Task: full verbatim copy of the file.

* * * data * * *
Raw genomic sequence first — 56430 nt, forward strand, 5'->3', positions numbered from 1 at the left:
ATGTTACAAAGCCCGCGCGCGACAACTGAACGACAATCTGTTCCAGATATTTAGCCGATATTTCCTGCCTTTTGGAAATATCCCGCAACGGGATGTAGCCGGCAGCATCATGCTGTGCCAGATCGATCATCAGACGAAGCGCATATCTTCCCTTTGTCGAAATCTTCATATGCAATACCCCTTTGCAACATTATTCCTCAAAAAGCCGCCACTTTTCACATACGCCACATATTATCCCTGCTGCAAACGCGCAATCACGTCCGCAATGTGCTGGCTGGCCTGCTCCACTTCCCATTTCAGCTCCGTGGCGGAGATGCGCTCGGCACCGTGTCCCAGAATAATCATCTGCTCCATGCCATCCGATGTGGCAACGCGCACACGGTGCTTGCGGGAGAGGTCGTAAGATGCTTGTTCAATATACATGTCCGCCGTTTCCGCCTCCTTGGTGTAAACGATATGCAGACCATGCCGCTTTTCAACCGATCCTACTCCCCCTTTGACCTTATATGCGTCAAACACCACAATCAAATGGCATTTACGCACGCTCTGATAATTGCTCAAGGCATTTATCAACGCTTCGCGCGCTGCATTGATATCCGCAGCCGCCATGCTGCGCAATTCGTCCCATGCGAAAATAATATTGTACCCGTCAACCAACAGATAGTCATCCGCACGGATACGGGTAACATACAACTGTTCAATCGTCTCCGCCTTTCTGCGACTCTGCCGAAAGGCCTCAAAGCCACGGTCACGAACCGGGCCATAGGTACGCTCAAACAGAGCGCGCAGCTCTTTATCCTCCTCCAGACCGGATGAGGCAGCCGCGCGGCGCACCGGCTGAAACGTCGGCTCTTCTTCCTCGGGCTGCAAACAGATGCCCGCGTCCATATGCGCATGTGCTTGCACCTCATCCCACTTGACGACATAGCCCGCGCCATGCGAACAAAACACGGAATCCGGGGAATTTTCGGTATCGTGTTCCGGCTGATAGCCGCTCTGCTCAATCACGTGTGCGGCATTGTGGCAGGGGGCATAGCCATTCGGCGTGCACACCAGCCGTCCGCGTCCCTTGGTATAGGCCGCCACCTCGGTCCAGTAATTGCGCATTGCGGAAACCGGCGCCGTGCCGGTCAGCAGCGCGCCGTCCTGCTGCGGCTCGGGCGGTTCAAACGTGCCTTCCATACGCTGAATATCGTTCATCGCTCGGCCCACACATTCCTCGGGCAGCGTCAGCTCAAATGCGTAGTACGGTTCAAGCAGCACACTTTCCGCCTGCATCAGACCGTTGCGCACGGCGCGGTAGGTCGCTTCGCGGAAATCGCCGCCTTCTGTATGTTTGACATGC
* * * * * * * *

Raw genomic sequence first — 56430 nt, forward strand, 5'->3', positions numbered from 1 at the left:
ATGTTACAAAGCCCGCGCGCGACAACTGAACGACAATCTGTTCCAGATATTTAGCCGATATTTCCTGCCTTTTGGAAATATCCCGCAACGGGATGTAGCCGGCAGCATCATGCTGTGCCAGATCGATCATCAGACGAAGCGCATATCTTCCCTTTGTCGAAATCTTCATATGCAATACCCCTTTGCAACATTATTCCTCAAAAAGCCGCCACTTTTCACATACGCCACATATTATCCCTGCTGCAAACGCGCAATCACGTCCGCAATGTGCTGGCTGGCCTGCTCCACTTCCCATTTCAGCTCCGTGGCGGAGATGCGCTCGGCACCGTGTCCCAGAATAATCATCTGCTCCATGCCATCCGATGTGGCAACGCGCACACGGTGCTTGCGGGAGAGGTCGTAAGATGCTTGTTCAATATACATGTCCGCCGTTTCCGCCTCCTTGGTGTAAACGATATGCAGACCATGCCGCTTTTCAACCGATCCTACTCCCCCTTTGACCTTATATGCGTCAAACACCACAATCAAATGGCATTTACGCACGCTCTGATAATTGCTCAAGGCATTTATCAACGCTTCGCGCGCTGCATTGATATCCGCAGCCGCCATGCTGCGCAATTCGTCCCATGCGAAAATAATATTGTACCCGTCAACCAACAGATAGTCATCCGCACGGATACGGGTAACATACAACTGTTCAATCGTCTCCGCCTTTCTGCGACTCTGCCGAAAGGCCTCAAAGCCACGGTCACGAACCGGGCCATAGGTACGCTCAAACAGAGCGCGCAGCTCTTTATCCTCCTCCAGACCGGATGAGGCAGCCGCGCGGCGCACCGGCTGAAACGTCGGCTCTTCTTCCTCGGGCTGCAAACAGATGCCCGCGTCCATATGCGCATGTGCTTGCACCTCATCCCACTTGACGACATAGCCCGCGCCATGCGAACAAAACACGGAATCCGGGGAATTTTCGGTATCGTGTTCCGGCTGATAGCCGCTCTGCTCAATCACGTGTGCGGCATTGTGGCAGGGGGCATAGCCATTCGGCGTGCACACCAGCCGTCCGCGTCCCTTGGTATAGGCCGCCACCTCGGTCCAGTAATTGCGCATTGCGGAAACCGGCGCCGTGCCGGTCAGCAGCGCGCCGTCCTGCTGCGGCTCGGGCGGTTCAAACGTGCCTTCCATACGCTGAATATCGTTCATCGCTCGGCCCACACATTCCTCGGGCAGCGTCAGCTCAAATGCGTAGTACGGTTCAAGCAGCACACTTTCCGCCTGCATCAGACCGTTGCGCACGGCGCGGTAGGTCGCTTCGCGGAAATCGCCGCCTTCTGTATGTTTGACATGC